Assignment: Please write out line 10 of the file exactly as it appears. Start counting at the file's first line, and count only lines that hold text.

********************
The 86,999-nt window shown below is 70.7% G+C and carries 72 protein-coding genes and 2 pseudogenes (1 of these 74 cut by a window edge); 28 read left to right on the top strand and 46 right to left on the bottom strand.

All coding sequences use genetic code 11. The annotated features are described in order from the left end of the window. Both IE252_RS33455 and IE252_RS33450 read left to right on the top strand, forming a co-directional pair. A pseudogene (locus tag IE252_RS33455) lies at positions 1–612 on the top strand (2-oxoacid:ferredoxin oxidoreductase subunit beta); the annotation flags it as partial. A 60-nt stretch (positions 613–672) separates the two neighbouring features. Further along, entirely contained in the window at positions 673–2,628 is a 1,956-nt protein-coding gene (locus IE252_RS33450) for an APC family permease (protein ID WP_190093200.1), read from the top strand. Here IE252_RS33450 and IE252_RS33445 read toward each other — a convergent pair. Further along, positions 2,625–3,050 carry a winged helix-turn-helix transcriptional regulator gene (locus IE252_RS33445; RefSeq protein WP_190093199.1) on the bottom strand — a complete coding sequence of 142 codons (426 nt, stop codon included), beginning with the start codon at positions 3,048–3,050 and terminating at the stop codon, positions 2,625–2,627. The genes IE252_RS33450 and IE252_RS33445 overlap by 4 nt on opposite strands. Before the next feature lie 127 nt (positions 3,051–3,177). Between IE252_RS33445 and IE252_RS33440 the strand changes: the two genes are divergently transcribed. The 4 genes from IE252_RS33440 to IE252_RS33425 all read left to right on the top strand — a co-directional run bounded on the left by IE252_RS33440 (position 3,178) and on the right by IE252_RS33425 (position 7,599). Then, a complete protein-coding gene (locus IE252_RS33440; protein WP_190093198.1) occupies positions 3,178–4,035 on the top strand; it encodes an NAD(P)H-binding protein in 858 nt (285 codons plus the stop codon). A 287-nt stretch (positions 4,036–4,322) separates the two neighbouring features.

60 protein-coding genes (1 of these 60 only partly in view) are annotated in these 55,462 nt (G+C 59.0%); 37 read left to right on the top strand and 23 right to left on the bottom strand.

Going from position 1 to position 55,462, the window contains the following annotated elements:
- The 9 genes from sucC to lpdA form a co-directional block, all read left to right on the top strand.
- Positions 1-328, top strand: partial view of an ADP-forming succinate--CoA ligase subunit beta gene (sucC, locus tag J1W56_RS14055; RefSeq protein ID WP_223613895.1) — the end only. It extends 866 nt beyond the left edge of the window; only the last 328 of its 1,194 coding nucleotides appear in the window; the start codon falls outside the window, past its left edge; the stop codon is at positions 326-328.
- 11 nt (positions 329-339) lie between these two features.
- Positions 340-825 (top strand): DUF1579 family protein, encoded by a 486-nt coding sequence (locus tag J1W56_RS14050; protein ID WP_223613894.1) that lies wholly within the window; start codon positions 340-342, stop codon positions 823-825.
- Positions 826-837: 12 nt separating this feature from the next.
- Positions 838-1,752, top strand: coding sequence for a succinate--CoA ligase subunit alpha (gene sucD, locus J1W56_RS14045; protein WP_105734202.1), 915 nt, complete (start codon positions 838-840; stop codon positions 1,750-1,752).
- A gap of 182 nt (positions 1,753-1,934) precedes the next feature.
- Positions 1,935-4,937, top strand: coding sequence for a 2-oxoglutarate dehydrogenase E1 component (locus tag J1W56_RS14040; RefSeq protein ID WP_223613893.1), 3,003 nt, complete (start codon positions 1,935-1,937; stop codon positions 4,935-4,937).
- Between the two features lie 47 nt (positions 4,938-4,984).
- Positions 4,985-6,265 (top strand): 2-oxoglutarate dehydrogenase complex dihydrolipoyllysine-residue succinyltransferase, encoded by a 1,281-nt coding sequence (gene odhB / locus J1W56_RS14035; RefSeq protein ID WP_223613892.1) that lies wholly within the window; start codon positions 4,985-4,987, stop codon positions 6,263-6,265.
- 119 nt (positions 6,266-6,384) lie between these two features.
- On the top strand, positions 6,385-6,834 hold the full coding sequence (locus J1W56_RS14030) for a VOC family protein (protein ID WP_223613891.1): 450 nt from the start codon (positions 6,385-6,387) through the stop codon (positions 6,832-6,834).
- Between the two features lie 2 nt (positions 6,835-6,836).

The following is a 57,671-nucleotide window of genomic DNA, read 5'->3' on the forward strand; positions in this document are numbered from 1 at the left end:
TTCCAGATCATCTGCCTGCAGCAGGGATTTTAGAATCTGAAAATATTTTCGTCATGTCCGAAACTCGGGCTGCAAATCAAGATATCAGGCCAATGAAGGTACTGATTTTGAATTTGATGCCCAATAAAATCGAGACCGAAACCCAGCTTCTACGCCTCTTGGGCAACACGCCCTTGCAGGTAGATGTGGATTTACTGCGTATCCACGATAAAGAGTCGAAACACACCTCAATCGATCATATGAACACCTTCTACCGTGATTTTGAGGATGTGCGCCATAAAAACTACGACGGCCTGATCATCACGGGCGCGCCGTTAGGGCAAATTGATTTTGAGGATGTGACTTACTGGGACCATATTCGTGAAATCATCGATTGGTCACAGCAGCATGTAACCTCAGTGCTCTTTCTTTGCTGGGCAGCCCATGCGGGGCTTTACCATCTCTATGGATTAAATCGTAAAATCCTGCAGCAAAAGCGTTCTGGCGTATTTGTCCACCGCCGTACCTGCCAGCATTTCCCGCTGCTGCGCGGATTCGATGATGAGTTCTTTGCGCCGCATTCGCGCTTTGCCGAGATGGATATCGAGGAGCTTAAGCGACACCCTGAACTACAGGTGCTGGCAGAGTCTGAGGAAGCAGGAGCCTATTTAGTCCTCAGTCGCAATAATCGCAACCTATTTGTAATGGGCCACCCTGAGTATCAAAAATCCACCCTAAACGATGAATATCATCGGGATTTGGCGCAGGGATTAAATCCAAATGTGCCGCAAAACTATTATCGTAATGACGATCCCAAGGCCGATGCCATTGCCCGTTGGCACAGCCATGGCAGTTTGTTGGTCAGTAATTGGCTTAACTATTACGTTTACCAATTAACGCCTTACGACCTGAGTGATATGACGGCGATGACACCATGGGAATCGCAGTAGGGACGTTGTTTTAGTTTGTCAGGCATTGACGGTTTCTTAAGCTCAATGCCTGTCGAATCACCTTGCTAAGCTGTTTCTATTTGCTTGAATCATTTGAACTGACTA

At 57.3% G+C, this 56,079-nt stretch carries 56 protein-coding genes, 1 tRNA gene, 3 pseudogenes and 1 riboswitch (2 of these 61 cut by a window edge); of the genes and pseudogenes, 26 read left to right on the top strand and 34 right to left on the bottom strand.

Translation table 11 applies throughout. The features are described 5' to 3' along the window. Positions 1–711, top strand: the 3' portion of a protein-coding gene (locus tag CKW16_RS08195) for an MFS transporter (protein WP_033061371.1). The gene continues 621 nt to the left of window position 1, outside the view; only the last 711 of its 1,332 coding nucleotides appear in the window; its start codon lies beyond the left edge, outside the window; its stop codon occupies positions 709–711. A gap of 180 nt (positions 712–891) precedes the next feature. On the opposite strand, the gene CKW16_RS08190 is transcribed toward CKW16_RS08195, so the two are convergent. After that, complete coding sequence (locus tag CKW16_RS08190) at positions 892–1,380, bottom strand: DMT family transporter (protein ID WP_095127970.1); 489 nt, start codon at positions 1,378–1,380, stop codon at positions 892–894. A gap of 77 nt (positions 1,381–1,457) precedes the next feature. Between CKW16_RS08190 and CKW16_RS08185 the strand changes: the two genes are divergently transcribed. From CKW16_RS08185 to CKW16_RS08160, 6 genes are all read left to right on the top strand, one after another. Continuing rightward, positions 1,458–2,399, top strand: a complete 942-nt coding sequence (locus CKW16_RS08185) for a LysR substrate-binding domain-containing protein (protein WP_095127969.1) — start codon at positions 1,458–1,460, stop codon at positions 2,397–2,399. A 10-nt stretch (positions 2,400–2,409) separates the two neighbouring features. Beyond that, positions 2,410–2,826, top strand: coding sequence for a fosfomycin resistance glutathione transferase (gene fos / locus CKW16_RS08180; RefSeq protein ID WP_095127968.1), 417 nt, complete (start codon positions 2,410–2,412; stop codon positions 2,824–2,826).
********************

- Positions 838-1,752, top strand: coding sequence for a succinate--CoA ligase subunit alpha (gene sucD, locus J1W56_RS14045; protein WP_105734202.1), 915 nt, complete (start codon positions 838-840; stop codon positions 1,750-1,752).